Structure of hydrophobin HFBI from Trichoderma reesei
Hydrophobins are a group of small (~100 amino acids) cysteine-rich proteins that are expressed only by filamentous fungi. They are known for their ability to form a hydrophobic (water-repellent) coating on the surface of an object. They were first discovered and separated in Schizophyllum commune in 1991. Based on differences in hydropathy patterns and biophysical properties, they can be divided into two categories: class I and class II. Hydrophobins can self-assemble into a monolayer on hydrophobic:hydrophilic interfaces such as a water:air interface. Class I monolayer contains the same core structure as amyloid fibrils, and is positive to Congo red and thioflavin T. The monolayer formed by class I hydrophobins has a highly ordered structure, and can only be dissociated by concentrated trifluoroacetate or formic acid. Monolayer assembly involves large structural rearrangements with respect to the monomer.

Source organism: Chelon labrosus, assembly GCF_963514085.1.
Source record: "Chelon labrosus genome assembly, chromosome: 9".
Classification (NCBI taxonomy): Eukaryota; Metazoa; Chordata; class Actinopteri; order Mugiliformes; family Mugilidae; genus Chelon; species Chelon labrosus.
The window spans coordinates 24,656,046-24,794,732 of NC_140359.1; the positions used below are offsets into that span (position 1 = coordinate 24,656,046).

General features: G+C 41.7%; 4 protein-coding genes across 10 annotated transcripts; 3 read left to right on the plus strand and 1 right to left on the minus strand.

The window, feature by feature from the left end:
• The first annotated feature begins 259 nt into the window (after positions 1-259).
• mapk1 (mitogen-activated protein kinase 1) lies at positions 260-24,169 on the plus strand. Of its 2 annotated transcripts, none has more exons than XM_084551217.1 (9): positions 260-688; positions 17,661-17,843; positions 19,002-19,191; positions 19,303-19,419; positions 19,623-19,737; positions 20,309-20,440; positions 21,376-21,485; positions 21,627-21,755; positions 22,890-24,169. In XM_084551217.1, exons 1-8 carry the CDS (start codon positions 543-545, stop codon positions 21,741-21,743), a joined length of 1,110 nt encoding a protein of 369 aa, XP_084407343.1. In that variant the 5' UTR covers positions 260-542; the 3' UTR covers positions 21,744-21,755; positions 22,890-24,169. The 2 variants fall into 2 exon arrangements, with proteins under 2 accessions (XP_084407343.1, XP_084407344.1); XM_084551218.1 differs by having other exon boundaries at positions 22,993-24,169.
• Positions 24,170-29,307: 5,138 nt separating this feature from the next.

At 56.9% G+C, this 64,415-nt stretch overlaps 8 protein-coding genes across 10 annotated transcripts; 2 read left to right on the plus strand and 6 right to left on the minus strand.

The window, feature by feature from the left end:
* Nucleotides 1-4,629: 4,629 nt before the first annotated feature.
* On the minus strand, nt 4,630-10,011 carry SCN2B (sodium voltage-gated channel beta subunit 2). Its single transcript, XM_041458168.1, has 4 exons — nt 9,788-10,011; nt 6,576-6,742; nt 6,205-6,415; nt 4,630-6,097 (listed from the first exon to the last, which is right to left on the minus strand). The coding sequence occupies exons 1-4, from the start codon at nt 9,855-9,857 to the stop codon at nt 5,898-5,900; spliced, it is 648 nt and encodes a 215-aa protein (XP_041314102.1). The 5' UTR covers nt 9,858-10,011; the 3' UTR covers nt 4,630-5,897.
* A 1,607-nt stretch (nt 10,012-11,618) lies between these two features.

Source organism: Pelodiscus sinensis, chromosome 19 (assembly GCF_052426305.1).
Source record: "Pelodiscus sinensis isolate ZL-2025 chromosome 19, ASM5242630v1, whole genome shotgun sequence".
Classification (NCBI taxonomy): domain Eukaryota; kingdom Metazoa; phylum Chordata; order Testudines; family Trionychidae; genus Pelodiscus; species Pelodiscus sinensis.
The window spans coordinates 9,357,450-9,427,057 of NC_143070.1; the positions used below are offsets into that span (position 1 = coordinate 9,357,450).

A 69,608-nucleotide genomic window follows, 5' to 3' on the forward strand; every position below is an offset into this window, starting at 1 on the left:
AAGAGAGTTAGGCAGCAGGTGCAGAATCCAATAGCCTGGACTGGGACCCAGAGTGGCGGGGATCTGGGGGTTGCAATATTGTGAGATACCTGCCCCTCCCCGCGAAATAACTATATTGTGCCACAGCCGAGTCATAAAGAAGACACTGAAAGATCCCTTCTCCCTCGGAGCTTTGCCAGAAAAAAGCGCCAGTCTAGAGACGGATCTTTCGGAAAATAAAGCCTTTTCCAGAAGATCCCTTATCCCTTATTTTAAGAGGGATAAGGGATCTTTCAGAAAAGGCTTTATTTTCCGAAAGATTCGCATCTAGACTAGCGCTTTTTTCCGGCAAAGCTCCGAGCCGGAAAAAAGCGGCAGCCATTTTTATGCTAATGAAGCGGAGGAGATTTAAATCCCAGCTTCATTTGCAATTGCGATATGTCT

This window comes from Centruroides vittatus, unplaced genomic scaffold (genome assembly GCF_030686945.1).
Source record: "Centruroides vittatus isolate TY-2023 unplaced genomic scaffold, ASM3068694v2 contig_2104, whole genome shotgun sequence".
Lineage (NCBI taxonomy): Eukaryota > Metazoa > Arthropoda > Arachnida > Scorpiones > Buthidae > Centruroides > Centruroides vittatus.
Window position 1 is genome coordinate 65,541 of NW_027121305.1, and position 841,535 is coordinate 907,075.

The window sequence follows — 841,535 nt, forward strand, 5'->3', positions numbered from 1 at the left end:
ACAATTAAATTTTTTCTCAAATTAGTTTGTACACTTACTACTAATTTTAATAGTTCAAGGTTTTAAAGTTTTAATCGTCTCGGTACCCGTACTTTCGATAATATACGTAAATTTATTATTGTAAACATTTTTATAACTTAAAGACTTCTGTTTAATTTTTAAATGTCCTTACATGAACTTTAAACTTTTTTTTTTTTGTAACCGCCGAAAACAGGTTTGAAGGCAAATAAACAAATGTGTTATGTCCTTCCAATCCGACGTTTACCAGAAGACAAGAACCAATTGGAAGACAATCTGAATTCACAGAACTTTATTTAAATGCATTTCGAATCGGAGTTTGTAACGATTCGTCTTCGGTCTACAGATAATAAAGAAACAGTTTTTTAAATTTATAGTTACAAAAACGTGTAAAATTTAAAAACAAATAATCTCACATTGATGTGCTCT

Hydrophobins have been identified in ascomycetes and basidiomycetes; whether they exist in other groups is not known. Hydrophobins are generally found on the outer surface of conidia and of the hyphal wall, and may be involved in mediating contact and communication between the fungus and its environment. Some family members contain multiple copies of the domain.
This family of proteins includes the rodlet proteins of Neurospora crassa (gene eas) and Emericella nidulans (gene rodA), these proteins are the main component of the hydrophobic sheath covering the surface of many fungal spores.
Genomic sequencing of two fungi from dry or salty environments (Wallemia sebi and W. ichthyophaga) revealed that these species contain predicted hydrophobins with unusually high proportion of acidic amino acids and therefore with potentially novel characteristics. High proportion of acidic amino acids is thought to be an adaptation of proteins to high concentrations of salt.
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